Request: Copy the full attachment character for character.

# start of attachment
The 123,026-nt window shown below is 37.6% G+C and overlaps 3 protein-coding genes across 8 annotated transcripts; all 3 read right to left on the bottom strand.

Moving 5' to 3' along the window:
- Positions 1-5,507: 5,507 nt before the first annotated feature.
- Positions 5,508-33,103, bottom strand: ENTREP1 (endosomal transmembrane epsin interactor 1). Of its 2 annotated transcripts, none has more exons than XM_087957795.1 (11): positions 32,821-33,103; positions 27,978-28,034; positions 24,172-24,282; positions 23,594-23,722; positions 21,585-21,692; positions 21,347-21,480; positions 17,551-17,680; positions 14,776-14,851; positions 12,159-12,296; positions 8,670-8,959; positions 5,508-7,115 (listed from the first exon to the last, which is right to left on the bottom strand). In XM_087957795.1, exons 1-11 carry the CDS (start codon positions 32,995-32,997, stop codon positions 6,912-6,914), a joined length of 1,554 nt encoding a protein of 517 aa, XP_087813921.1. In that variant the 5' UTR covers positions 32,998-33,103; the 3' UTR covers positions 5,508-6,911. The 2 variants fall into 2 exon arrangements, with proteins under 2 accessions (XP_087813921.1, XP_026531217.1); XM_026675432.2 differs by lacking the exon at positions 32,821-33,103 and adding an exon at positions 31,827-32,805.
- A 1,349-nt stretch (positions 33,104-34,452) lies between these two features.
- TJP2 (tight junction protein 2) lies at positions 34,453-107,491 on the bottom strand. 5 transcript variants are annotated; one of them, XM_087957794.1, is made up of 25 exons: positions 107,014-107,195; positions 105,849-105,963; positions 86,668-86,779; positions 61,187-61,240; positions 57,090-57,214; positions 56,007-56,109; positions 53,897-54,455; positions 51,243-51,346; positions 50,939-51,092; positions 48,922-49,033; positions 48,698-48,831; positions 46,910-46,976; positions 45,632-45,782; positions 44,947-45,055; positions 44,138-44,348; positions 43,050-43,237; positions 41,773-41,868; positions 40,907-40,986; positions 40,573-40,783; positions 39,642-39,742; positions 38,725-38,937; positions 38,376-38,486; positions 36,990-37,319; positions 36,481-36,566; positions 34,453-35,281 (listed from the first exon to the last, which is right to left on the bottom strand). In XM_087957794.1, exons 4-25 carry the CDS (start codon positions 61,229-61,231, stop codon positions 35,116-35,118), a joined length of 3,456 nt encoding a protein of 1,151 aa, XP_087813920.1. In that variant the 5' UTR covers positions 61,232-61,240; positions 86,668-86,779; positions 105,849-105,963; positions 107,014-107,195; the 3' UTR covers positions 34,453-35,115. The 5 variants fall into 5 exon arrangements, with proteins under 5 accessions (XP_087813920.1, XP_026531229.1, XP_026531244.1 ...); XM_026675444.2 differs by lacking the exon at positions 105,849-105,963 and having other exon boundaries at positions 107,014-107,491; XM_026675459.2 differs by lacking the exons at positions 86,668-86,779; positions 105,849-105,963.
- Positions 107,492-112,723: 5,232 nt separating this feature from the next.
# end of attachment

The 123,026-nt window shown below is 37.6% G+C and overlaps 3 protein-coding genes across 8 annotated transcripts; all 3 read right to left on the bottom strand.

Moving 5' to 3' along the window:
- Positions 1-5,507: 5,507 nt before the first annotated feature.
- Positions 5,508-33,103, bottom strand: ENTREP1 (endosomal transmembrane epsin interactor 1). Of its 2 annotated transcripts, none has more exons than XM_087957795.1 (11): positions 32,821-33,103; positions 27,978-28,034; positions 24,172-24,282; positions 23,594-23,722; positions 21,585-21,692; positions 21,347-21,480; positions 17,551-17,680; positions 14,776-14,851; positions 12,159-12,296; positions 8,670-8,959; positions 5,508-7,115 (listed from the first exon to the last, which is right to left on the bottom strand). In XM_087957795.1, exons 1-11 carry the CDS (start codon positions 32,995-32,997, stop codon positions 6,912-6,914), a joined length of 1,554 nt encoding a protein of 517 aa, XP_087813921.1. In that variant the 5' UTR covers positions 32,998-33,103; the 3' UTR covers positions 5,508-6,911. The 2 variants fall into 2 exon arrangements, with proteins under 2 accessions (XP_087813921.1, XP_026531217.1); XM_026675432.2 differs by lacking the exon at positions 32,821-33,103 and adding an exon at positions 31,827-32,805.
- A 1,349-nt stretch (positions 33,104-34,452) lies between these two features.
- TJP2 (tight junction protein 2) lies at positions 34,453-107,491 on the bottom strand. 5 transcript variants are annotated; one of them, XM_087957794.1, is made up of 25 exons: positions 107,014-107,195; positions 105,849-105,963; positions 86,668-86,779; positions 61,187-61,240; positions 57,090-57,214; positions 56,007-56,109; positions 53,897-54,455; positions 51,243-51,346; positions 50,939-51,092; positions 48,922-49,033; positions 48,698-48,831; positions 46,910-46,976; positions 45,632-45,782; positions 44,947-45,055; positions 44,138-44,348; positions 43,050-43,237; positions 41,773-41,868; positions 40,907-40,986; positions 40,573-40,783; positions 39,642-39,742; positions 38,725-38,937; positions 38,376-38,486; positions 36,990-37,319; positions 36,481-36,566; positions 34,453-35,281 (listed from the first exon to the last, which is right to left on the bottom strand). In XM_087957794.1, exons 4-25 carry the CDS (start codon positions 61,229-61,231, stop codon positions 35,116-35,118), a joined length of 3,456 nt encoding a protein of 1,151 aa, XP_087813920.1. In that variant the 5' UTR covers positions 61,232-61,240; positions 86,668-86,779; positions 105,849-105,963; positions 107,014-107,195; the 3' UTR covers positions 34,453-35,115. The 5 variants fall into 5 exon arrangements, with proteins under 5 accessions (XP_087813920.1, XP_026531229.1, XP_026531244.1 ...); XM_026675444.2 differs by lacking the exon at positions 105,849-105,963 and having other exon boundaries at positions 107,014-107,491; XM_026675459.2 differs by lacking the exons at positions 86,668-86,779; positions 105,849-105,963.
- Positions 107,492-112,723: 5,232 nt separating this feature from the next.